My plane was an hour late and the taxi ride was caught in traffic, so I was anxious. It turned out that the taxi driver was from Beirut, a city that was barely remaining in the early nineties. He was truly amazed when he heard I was a teacher and he wanted to ask my opinions on everything.

I wanted to share with the class how this experience made me think of the Chekhov story, and I remember Ha Jin nodding because of how his world had changed too.

BLVR: All the tales are so detailed and intricate that they could be a book. How do you decide if the piece of writing you are creating is a short story or a novel?

JS: At the moment, I don’t think one person’s life is sufficient for a full novel. I enjoyed writing stories that spanned longer periods of time, having once given a talk on the subject, so I figured I would continue doing that.

Interestingly, my work has been moderately successful, but not overly so – this gave me a sense of freedom because no one was expecting me to replicate what I had done before. I decided to give this a go, and I was pleased with the results – it felt like the right choice.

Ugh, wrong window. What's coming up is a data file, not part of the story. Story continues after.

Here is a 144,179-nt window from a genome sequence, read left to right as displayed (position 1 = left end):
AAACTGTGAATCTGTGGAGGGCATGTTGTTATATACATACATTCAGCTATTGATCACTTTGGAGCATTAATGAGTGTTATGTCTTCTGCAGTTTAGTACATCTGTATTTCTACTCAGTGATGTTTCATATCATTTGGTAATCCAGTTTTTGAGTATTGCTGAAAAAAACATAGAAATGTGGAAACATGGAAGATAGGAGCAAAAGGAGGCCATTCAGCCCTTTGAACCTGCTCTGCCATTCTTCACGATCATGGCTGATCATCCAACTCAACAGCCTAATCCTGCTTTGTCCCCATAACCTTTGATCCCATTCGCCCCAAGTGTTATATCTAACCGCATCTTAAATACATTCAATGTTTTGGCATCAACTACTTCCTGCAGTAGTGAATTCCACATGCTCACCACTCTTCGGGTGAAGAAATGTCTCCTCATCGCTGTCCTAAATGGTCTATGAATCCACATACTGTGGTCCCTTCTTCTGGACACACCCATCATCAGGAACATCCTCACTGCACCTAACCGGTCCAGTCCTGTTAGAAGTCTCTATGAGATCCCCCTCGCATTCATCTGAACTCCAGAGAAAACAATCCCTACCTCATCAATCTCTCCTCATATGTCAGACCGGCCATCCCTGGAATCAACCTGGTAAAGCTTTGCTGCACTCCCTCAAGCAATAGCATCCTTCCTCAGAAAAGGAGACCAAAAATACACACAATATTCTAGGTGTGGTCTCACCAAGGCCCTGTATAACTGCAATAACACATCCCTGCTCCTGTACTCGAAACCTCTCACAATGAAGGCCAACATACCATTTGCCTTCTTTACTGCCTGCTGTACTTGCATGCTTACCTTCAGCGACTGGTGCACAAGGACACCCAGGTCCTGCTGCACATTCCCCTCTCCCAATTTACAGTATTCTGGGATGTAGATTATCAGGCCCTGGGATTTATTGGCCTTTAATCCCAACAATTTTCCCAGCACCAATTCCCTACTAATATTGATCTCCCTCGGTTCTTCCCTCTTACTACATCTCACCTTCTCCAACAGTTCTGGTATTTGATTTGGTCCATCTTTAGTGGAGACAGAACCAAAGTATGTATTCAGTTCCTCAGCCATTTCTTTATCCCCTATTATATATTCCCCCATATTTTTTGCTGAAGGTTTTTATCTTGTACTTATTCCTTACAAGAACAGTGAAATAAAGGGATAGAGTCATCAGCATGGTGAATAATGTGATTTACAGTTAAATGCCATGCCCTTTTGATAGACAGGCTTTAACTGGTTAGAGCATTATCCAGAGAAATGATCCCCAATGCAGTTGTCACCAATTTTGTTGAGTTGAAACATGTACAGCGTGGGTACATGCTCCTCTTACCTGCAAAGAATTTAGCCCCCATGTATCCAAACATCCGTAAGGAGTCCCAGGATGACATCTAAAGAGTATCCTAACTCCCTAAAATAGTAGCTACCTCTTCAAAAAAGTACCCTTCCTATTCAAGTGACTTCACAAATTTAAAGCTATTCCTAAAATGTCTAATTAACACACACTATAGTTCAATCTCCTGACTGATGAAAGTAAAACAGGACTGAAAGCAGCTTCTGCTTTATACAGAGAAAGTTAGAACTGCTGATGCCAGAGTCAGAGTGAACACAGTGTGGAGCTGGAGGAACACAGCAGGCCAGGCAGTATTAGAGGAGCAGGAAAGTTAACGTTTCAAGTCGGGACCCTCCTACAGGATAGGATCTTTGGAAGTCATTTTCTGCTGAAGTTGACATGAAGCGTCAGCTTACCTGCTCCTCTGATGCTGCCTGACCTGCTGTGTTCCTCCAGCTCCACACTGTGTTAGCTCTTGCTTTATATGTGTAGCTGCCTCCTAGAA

1. Becoming too attached to one’s own writing can be a hazard when it comes to fiction, as it is not just about the words used; it took me a while to realise this.

BLVR: How do you go about creating or developing characters?

JS: On occasions I have a central occurrence that someone has related to me. In the initial drafts, the characters are usually less astute and flat. And then I make it my mission to not conform to cliches. I think to myself, “It can’t simply be that way. It’s too foreseeable.” This causes me to tug at them more forcefully and I consider that how they become more profound.

BLVR: To what extent is your impression of them based on the past, and what is contrived? What type of family did you come from?

When I was five years old, my father passed away and when I was in my twenties, my mother did as well. This was a very traumatic experience for me, being from a middle-class, peaceful family, similar to the one depicted in Household Words, my first published book.

From my childhood perspective, I did not receive the same teachings that others were given in regards to how families and the world functioned. Unaware of what was causing my discontent, I read extensively in order to cope.

Reading played a huge role in my life and I had aspirations of writing from a young age.

BLVR: Could you tell me about the books that have been meaningful to you, both recently and currently?

A screenshot taken in 2018 shows an image from from the year 2005.